Preface to the Second Edition

During the past 10 to 12 months, the media have flooded us with news about the so-called mortgage meltdown, a doubling or tripling of delinquent mortgage loan payments, the dramatically increasing rate of property foreclosures, the tragic stories of people who now suffer payment shock, and more generally, the millions of borrowers who paid far more for their property loans than they would have paid had they shopped, compared, and negotiated wisely instead of merely relying on the supposed good faith of their loan representatives.

William Poole, president of the Federal Reserve Bank of St. Louis, was recently quoted in The New York Times (July 27, 2007) as saying, "Driven by the prospects of high fee income, mortgage originators have persuaded many borrowers to take out these [expensive and unsuitable] mortgages." Or, more bluntly, disaffected borrower Jennifer Hintz says, "I feel we got totally screwed" ("Nightmare Mortgages," BusinessWeek, September 11, 2006).

Isolated incidents? Hardly. The U.S. Congress and the attorneys general of more than a dozen states are holding hearings and conducting investigations that clearly reveal widespread fee gouging, unsuitable loan products, nondisclosures, deceptive advertising, bait-and-switch practices, and other malfeasance by loan reps and mortgage lenders.

So, it is within this context that my editor, Laurie Harting, suggested that we bring out an updated edition of 106 Mortgage Secrets All Borrowers Must Learn. Although any reader of the first edition would have been forewarned against the abuses that are now coming to light, this new edition sets out in more detail how borrowers go wrong—plus, it emphasizes how to make financing property one of the the most rewarding transactions of your life.

When you learn how to loan shop with savvy, explore alternatives, and stay alert for ill-advised borrowing, the United States offers the best mortgage system in the world. Many loan reps will work diligently to help you own your own home and build wealth through investment real estate. These loan reps and lenders deserve fair compensation for their help.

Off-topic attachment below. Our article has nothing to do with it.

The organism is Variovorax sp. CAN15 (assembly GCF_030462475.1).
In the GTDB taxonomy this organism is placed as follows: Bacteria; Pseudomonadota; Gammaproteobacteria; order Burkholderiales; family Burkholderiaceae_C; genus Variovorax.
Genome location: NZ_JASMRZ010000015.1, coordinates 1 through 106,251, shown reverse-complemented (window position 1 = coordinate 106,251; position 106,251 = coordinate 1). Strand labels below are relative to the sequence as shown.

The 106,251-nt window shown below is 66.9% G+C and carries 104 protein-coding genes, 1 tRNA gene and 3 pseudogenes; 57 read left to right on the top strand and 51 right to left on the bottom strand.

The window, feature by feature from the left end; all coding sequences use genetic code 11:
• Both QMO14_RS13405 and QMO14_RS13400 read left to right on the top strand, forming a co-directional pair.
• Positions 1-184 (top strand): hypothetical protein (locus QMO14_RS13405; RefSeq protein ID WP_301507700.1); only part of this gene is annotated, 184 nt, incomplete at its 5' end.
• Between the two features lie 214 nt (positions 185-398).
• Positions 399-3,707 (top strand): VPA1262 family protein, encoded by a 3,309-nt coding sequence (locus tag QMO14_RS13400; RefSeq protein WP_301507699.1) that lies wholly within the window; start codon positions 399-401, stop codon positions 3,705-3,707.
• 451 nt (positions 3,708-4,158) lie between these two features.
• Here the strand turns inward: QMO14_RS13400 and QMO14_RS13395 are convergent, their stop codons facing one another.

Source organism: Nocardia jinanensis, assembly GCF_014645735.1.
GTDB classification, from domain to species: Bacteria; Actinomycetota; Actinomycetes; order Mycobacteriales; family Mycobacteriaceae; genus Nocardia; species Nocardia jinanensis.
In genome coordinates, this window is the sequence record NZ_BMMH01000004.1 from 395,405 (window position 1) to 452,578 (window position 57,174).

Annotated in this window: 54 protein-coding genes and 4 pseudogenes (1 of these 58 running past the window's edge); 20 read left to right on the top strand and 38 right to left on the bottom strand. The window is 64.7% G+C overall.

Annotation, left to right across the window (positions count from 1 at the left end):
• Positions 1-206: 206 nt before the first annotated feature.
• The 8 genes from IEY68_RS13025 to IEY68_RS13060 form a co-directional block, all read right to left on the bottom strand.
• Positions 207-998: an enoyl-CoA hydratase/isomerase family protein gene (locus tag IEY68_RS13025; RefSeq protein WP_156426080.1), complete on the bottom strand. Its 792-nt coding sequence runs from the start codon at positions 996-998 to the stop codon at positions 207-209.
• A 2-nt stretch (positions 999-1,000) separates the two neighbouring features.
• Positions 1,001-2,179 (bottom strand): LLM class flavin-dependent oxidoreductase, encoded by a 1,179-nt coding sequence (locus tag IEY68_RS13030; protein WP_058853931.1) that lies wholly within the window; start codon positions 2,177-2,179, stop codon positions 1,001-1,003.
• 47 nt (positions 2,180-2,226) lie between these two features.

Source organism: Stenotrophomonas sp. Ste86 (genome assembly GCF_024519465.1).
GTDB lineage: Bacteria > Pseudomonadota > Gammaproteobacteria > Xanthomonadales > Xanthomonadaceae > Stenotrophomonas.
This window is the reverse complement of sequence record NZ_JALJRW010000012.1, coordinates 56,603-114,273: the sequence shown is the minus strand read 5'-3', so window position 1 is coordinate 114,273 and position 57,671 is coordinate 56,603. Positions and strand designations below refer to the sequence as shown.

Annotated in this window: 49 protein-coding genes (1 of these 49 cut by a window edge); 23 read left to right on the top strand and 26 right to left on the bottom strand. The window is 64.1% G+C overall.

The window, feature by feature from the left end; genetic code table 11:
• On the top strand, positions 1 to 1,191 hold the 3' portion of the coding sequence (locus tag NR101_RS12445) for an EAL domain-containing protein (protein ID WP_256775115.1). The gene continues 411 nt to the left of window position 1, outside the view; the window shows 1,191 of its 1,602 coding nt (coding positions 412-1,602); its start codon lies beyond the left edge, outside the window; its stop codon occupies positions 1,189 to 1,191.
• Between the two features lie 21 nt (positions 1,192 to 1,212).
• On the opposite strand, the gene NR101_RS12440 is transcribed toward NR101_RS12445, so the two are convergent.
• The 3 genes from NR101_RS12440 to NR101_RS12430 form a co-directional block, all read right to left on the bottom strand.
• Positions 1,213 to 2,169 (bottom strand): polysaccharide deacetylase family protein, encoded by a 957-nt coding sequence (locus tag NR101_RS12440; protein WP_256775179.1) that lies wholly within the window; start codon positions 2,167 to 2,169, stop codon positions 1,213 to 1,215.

Nevertheless, as a borrower, you must assume nothing. You must question intelligently; you must know how to distinguish the fake from the genuine. You must understand that maybe you shouldn't even use a lender to originate a new mortgage; rather, you might ferret out seller financing or an assumable mortgage (yes, contrary to popular belief, lenders still write a million or more assumable mortgages every year), or you might consider a "subject to," a wraparound, a lease option, or a blended-rate refi. Or you might snag a bargain through buying a foreclosure or a lender REO.

The first edition of 106 Mortgage Secrets was widely praised by home-buyers, investors, and consumer advocates. It was often condemned by loan reps who want to keep you in the dark. One such reader trashed the book and claimed, "There are no secrets here; your lender has to tell you all of these things." The recent outpouring of media coverage firmly disposes of that nonsense. Lenders and loan reps—even those who display honesty and competence—try to get you to buy the product(s) they sell. Few, if any, will explain those many financing or buying opportunities that they do not offer.

That's where this new edition of 106 Mortgage Secrets comes to the rescue. Unlike any other book on property financing, this new edition of Mortgage Secrets steers you away from those loan choices that will lose you money—and shows you how to find, structure, and negotiate the lowest-cost financing that leads you to maximize your ownership and wealth-building possibilities.

I wish you the best in your quest for property ownership. Should you discover questions, insights, or anecdotes that you would like to share with me, please give me a call at 352-336-1366 or visit my website,

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